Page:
Robert Knight

The schools tried a variety of solutions, including replacing the Ten Commandments with a copy of the Declaration of Independence. This didn’t sit well with many in the community. On Jan. 11, 2011, a meeting was held with about 200 people, including pastors, and a short time later, the school board voted to reinstall the displays.

The Commandments were re-posted, and then taken down again upon the advice of counsel. A local attorney proposed a display that would include the Decalogue in a historic exhibit about Western foundational law and government.

It’s unclear whether the ACLU will accept the judge’s offered compromise, since the six remaining commandments came from the God Who is not supposed to be mentioned on government property, even though it’s part of the universe that He created.

“We intend to show that the School Board cannot simply shroud its religious purpose for posting the Ten Commandments by surrounding it with historical documents,” said ACLU of Virginia Legal Director Rebecca Glenberg.

The ACLU’s press release notes that “The Ten Commandments are posted on a main hallway at the high school, near the trophy case and on the way to the cafeteria, where it is seen by students every day.”

If that’s not enough for a sensitive, easily offended student to lose his or her lunch, what is?

According to Liberty Counsel, which is representing the school district, “The Virginia Standards of Learning requires students to know about the foundational principles of civilizations, including the Hebrews, and the foundations of law and government. Secular textbooks published by Prentice Hall and McGraw-Hill trace the roots of democracy and law and specifically refer to the Ten Commandments and many of the documents posted as part of the Foundations Display.”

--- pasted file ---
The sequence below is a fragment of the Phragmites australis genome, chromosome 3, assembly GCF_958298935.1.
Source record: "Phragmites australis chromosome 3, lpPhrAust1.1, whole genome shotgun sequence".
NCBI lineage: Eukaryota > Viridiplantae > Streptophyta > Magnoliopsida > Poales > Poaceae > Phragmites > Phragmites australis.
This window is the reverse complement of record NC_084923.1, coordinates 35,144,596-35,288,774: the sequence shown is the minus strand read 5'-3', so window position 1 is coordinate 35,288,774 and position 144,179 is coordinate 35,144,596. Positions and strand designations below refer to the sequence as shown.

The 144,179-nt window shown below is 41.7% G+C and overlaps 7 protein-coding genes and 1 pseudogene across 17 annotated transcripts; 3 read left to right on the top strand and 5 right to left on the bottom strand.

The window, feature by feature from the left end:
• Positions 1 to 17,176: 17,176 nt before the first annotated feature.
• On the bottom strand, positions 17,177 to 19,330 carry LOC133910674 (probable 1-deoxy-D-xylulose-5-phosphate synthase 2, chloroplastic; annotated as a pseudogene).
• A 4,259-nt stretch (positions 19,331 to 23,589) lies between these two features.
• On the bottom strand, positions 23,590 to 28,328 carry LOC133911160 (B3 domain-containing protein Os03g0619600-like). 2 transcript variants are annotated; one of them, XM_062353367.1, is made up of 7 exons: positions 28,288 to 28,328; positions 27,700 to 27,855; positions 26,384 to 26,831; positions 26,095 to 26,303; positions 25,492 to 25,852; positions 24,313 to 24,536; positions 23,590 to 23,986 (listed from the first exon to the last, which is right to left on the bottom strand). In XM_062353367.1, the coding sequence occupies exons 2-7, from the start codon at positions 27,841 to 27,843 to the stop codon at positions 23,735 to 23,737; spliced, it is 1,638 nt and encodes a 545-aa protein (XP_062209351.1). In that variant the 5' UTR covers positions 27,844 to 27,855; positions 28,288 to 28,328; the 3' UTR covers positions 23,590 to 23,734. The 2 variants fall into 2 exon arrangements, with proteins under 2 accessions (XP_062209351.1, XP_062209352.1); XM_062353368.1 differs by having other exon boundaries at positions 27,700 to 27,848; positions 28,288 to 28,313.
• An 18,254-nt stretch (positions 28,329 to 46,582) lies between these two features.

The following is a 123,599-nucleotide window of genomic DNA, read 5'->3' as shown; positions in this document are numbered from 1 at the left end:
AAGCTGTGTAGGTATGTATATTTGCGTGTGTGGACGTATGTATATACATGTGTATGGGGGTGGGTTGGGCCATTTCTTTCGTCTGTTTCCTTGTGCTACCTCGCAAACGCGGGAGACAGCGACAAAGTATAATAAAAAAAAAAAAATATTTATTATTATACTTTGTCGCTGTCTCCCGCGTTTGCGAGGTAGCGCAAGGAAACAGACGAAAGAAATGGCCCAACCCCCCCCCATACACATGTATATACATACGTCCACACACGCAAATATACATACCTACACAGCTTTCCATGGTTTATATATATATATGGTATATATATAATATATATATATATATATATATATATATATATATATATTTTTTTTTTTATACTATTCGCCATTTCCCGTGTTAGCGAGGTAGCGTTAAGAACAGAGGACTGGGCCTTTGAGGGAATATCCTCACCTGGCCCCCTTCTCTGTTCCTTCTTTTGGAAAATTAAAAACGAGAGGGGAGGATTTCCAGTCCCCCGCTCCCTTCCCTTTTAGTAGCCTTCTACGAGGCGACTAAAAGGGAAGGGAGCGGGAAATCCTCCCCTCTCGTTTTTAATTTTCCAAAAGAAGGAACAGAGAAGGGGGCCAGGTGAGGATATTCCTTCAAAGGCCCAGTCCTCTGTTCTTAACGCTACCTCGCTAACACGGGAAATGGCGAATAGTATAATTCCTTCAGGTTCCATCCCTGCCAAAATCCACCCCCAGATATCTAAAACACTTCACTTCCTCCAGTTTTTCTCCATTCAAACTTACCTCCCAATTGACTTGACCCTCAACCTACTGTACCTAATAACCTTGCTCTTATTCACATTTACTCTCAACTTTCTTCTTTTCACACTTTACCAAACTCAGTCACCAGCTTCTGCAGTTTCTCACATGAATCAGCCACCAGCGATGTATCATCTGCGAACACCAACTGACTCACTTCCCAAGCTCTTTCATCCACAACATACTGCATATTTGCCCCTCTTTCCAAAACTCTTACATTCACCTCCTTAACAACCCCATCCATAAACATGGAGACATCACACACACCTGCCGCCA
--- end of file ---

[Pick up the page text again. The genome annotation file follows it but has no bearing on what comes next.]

To the ACLU, the other documents are fig leaves:

“Given the history of the School Board’s Ten Commandments displays, any alleged secular purpose for the current displays are [sic], and will be perceived as, a sham. The displays were erected with the primary aim of advancing religion.”

It’s a warped reversal of the ACLU’s logic back when they argued that fig leaves like Hugh Hefner’s hedonistic “Playboy Philosophy” essays turned his skin magazines into constitutionally protected works of literary merit. Hefner’s primary aim, of course, was to advance pornography (and his wallet), but in the ACLU’s world, that’s more than okay. So what if it was a sham?

C.S. Lewis observed that the agenda of the Left is to make religion private and pornography public. In Virginia, the ACLU, otherwise known as the devil’s law firm, is still doing its best to live down to that demonic goal.


Robert Knight

Robert Knight is an author, senior fellow for the American Civil Rights Union and a frequent contributor to Townhall.